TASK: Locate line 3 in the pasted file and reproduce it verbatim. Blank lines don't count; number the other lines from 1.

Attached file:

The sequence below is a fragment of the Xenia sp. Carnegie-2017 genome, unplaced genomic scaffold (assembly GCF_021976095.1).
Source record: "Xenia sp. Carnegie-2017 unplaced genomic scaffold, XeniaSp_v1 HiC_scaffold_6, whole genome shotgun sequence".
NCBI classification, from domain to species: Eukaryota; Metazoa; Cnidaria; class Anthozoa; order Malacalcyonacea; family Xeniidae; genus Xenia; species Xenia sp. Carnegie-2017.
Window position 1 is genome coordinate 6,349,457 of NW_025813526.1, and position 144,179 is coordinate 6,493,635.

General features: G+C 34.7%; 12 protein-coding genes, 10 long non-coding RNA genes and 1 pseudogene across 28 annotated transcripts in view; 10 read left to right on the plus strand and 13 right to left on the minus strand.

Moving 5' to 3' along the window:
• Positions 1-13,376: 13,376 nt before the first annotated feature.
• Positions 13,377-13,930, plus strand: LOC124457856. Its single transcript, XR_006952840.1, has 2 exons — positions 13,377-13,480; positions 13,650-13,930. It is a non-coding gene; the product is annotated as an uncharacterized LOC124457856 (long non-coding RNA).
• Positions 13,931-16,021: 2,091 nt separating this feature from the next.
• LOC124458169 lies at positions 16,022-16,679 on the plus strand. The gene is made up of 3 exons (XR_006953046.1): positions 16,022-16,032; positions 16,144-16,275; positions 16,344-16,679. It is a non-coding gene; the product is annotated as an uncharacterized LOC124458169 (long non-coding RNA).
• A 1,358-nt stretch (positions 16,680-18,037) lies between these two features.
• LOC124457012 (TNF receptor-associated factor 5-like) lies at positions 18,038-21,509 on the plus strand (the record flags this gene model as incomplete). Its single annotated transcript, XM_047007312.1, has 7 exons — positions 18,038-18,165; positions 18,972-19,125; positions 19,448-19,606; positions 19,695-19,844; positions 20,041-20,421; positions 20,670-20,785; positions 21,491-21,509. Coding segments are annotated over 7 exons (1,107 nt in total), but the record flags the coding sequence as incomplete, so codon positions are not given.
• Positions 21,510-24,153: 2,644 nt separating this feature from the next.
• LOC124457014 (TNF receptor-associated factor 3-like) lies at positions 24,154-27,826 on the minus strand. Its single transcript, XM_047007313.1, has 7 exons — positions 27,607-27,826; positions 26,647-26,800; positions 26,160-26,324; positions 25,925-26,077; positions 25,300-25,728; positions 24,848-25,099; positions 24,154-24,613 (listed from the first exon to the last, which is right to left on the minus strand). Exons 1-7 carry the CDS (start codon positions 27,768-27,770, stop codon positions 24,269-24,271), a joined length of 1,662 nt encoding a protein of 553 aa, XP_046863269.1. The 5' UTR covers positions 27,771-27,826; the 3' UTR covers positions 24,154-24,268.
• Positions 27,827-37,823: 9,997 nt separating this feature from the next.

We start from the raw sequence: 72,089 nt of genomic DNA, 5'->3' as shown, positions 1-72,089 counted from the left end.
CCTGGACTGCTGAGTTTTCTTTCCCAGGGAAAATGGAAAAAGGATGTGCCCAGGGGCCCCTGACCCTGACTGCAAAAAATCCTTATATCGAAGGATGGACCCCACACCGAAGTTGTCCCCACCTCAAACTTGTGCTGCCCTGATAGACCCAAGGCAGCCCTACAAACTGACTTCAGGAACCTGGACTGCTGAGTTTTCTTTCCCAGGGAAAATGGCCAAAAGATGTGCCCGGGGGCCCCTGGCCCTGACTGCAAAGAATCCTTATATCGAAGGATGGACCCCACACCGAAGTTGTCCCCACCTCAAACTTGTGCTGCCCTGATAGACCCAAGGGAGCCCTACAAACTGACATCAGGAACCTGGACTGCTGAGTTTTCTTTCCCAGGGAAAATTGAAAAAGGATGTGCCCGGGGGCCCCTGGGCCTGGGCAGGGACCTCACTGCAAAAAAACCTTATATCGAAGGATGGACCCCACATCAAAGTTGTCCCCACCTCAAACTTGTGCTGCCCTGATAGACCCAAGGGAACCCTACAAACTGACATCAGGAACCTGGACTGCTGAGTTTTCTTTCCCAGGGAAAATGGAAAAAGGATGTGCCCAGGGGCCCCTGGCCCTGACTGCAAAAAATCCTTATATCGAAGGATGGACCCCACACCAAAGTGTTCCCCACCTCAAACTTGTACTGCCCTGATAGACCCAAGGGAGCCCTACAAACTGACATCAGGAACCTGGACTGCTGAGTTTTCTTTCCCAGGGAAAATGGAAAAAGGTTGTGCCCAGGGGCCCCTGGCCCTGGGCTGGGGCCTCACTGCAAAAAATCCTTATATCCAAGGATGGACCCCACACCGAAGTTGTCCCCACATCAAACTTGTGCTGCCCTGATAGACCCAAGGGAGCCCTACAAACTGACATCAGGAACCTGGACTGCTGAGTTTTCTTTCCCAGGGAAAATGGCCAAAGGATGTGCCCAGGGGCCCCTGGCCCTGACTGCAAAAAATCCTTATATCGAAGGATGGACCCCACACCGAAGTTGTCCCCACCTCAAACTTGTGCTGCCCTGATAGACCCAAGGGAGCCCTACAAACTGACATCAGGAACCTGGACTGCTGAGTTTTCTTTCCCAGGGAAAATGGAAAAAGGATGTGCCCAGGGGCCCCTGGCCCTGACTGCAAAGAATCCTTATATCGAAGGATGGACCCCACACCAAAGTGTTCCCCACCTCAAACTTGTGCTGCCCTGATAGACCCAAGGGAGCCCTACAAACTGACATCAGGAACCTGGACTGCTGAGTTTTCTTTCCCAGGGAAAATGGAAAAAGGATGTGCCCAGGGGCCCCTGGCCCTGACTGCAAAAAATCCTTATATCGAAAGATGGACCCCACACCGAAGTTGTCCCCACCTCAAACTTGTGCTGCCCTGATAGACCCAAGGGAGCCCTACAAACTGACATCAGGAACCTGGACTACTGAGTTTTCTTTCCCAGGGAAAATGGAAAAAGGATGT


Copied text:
NCBI classification, from domain to species: Eukaryota; Metazoa; Cnidaria; class Anthozoa; order Malacalcyonacea; family Xeniidae; genus Xenia; species Xenia sp. Carnegie-2017.